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Salt Lake City — Some people made homemade apple butter or casseroles, others cleared public trails and parks, but the majority of the effort was focused on the battle against hunger in the states of Maryland, Virginia and West Virginia and in the District of Columbia.
Prompted by local leaders of The Church of Jesus Christ of Latter-day Saints, but joined by the three states’ governors and the mayor of the district, a regional effort to combat the challenges of hunger, particularly in the lives of children, took place Saturday, 29 September 2012, as a “Day to Serve.” Numerous other faith-based groups, community service organizations and university students collaborated in a singular focus to stock the shelves of local food banks.
“The governors and Mayor Gray were thrilled to be a part of this project. They jumped on board quickly, took strong leadership positions and this project just took off,” said Elder Jack Gerard of the Church’s Seventy.
Approximately 750 individual community-based projects focused on hunger, the environment and other local needs.
Six semi-truckloads of food, donated by the Church, arrived at food banks in each state and in Washington, D.C. Each government office selected the recipients, and then the local food banks filed requests for the most needed food items. The truckloads were valued at $40,000 each and made a significant difference in the local food bank inventories.
A broad variety of projects, both large and small, all focused on a similar goal, as described by D. C. Mayor Vincent C. Gray: “The sad truth is that far too many children in our city and across our nation go to bed hungry each night and wake up in the morning not knowing where their next meal will come from.”
At the “Pack the Pantries” project on 16th Street, Northwest, in the district, members of the Christ Lutheran, All Souls Unitarian, Zion Baptist, Nineteenth Street Baptist and First Baptist churches, the Wesley Theological Seminary and Mormon Helping Hands of The Church of Jesus Christ of Latter-day Saints combined efforts to prepare 850 boxes of donated food items for the Capital Area Food Bank.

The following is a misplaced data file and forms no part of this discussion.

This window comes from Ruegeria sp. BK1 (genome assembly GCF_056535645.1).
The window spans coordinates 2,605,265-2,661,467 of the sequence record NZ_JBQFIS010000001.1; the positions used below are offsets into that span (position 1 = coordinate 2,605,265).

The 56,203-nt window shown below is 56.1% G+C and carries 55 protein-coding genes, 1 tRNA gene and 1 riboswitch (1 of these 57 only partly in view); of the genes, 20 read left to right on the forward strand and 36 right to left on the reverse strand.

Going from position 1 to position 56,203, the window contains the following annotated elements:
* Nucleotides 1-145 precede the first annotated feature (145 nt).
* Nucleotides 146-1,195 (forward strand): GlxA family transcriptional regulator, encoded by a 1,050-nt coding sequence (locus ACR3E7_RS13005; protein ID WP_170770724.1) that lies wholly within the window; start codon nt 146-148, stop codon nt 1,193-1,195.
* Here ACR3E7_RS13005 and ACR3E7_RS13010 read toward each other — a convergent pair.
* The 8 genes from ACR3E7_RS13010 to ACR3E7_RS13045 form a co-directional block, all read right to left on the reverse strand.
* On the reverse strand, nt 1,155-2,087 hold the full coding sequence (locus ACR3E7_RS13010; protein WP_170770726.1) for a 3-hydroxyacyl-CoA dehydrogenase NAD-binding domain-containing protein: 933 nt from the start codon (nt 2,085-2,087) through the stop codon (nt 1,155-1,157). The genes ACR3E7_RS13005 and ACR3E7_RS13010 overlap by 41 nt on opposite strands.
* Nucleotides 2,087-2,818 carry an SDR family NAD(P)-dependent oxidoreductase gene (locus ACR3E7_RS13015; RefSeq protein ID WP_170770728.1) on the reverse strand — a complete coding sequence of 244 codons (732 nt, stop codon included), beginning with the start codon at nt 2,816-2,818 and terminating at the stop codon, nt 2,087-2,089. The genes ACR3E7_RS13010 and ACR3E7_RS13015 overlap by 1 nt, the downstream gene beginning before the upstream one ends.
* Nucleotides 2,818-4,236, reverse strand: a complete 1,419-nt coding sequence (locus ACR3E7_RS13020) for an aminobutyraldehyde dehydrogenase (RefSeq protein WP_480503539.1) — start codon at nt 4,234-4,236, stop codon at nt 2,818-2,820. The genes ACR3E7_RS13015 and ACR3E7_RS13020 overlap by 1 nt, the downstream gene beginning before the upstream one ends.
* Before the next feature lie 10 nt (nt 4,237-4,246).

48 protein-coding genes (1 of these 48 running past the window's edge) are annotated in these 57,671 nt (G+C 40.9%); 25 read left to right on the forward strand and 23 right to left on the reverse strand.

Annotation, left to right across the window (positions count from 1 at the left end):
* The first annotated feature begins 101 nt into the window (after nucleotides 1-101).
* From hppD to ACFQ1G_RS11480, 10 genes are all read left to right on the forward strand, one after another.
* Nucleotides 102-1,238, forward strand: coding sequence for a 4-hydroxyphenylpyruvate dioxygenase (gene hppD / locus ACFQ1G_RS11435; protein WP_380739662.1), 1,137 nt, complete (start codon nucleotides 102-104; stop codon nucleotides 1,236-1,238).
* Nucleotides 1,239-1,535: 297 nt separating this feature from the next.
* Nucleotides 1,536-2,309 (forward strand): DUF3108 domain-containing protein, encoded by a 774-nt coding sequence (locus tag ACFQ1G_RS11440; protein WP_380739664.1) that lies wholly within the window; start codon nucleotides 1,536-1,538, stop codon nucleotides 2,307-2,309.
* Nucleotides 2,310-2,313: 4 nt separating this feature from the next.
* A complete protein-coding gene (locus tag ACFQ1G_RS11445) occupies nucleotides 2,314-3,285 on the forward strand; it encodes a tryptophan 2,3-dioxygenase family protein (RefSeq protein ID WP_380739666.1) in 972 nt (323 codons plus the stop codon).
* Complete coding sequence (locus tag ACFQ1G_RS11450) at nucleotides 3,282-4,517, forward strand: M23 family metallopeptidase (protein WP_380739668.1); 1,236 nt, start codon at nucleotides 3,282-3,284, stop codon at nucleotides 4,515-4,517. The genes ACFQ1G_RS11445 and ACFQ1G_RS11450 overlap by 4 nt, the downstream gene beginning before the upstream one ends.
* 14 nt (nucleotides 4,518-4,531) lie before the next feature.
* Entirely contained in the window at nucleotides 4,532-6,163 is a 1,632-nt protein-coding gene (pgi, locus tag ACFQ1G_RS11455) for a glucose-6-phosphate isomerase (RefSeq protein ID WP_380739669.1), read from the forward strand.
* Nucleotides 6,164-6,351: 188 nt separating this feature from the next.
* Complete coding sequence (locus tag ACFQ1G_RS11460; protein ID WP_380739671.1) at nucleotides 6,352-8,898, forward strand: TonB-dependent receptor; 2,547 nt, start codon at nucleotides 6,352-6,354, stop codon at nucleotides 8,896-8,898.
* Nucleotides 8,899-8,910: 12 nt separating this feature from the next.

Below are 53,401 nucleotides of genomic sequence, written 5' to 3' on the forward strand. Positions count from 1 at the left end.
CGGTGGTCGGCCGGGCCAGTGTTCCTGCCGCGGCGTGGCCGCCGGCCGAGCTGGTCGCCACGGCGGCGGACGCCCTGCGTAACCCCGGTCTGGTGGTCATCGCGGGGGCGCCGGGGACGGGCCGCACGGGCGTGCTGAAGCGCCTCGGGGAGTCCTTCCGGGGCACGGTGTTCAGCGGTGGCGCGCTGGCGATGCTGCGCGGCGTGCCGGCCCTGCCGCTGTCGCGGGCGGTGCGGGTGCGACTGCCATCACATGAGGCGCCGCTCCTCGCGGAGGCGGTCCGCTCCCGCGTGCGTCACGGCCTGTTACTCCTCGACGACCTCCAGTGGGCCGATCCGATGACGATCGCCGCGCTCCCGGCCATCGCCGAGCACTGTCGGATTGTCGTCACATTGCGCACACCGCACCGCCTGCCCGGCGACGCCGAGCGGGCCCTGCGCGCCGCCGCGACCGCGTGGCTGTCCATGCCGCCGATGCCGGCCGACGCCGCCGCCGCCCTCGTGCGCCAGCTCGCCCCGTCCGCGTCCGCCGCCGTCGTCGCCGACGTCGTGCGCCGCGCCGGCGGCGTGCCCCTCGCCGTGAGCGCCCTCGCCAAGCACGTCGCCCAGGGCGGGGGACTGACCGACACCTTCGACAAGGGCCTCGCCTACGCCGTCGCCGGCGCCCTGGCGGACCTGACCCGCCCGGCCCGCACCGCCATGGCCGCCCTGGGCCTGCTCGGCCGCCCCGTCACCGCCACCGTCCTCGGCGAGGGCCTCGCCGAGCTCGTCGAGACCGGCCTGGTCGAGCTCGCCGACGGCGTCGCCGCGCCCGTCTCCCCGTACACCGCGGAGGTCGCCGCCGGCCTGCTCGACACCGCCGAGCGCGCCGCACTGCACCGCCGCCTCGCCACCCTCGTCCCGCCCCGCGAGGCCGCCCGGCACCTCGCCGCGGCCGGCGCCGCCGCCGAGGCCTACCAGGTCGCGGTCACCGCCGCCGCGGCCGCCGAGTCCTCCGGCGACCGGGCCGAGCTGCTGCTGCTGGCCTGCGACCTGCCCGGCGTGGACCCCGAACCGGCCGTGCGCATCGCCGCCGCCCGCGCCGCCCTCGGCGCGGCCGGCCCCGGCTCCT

Michael Seay, bishop of the Chevy Chase Ward, also in the northwest quadrant of the district, said Saturday’s event was successful because of the various groups’ united service.
“There were well over 200 people there to pack up the collected food, about 17,000 pounds of it,” Seay said. “We had young and old, representatives of other faiths, students, all working together with the food bank staff to pack the boxes. It was a streamlined effort.”
Colleen Henrichsen, also of the Chevy Chase Ward, echoed Seay’s comments.
“It was a project that everyone could participate with,” Henrichsen said. “We had a shopping list for the requested items, so people could pick up as much or as little as they were able to contribute. Then you could work at the packing center or at the food bank, but either way, you felt you’d made a contribution.”
In the Silver Spring Maryland Stake, families were invited to donate a day’s food for another family, or the equivalent cost of those three meals, explained Stephen Antoniak, first counselor in the stake presidency. In addition to their own family donation, Church members invited a friend or neighbor to make a similar donation.
“We were able to gather enough food for 16,600 meals, plus a cash donation,” Antoniak reported. “We calculated that would be a total of 21,039 meals or coverage for more than 2,000 families.”
In Annandale, Virginia, volunteers staffed collection points at cooperating grocery stores. Others in Alexandria prepared weekend meals for 300 needy schoolchildren in the “Backpack Buddies” program. Students and alumni at West Virginia University organized a food drive in conjunction with their school’s recent homecoming activities. Reports indicate than more than a ton of food was gathered prior to the weekend football game, but additional collection points were available at the game.
Petersburg, West Virginia, volunteers donated their time and energy to canning 400 jars of apple butter, all given to the Methodist Children’s Home there.
A Gift to Ben, a nonprofit organization in Williamsburg, Virginia, received more than a thousand pounds of food from Mormon congregations in the Tidewater area. The organization, headed by Thumper Newman in honor of his 14-year-old son who was killed in a car accident, serves the hungry throughout the community. The organization distributes food to churches, government housing, homeless shelters and women’s shelters. Over the past nine months Newman has noted a 40 percent increase in demand for his services, so the donation was “significant.” “Through all of this I’ve learned,” Newman reports, “that we really can make a difference.
On a smaller scale, over 80 students at Elizabeth Seton High School in Bladensburg, Maryland, voluntarily consumed a school lunch of carrots and water, donating their lunch fees and canned goods as well to the food drive. “It seems like a small contribution compared to some of the other efforts,” said Sister Catherine of the school faculty, “but it was a meaningful experience for our girls. They’ve caught a glimpse of the hunger concern, and they shared in the responsibility.”
The shared responsibility resulted in a major contribution to community food banks and community environments.
“What a great way to end Hunger Action Month, said Leslie Van Horn, the executive director of the Federation of Virginia Food Banks. “As a result, everyone participating will provide hope to so many in need.”
“We cannot underestimate the value of this large, diverse group of people coming together with the common goal of serving our fellow men,” added Elder Gerard. “It has shown us what can be done when people share a goal and work together to make a powerful difference in our communities.”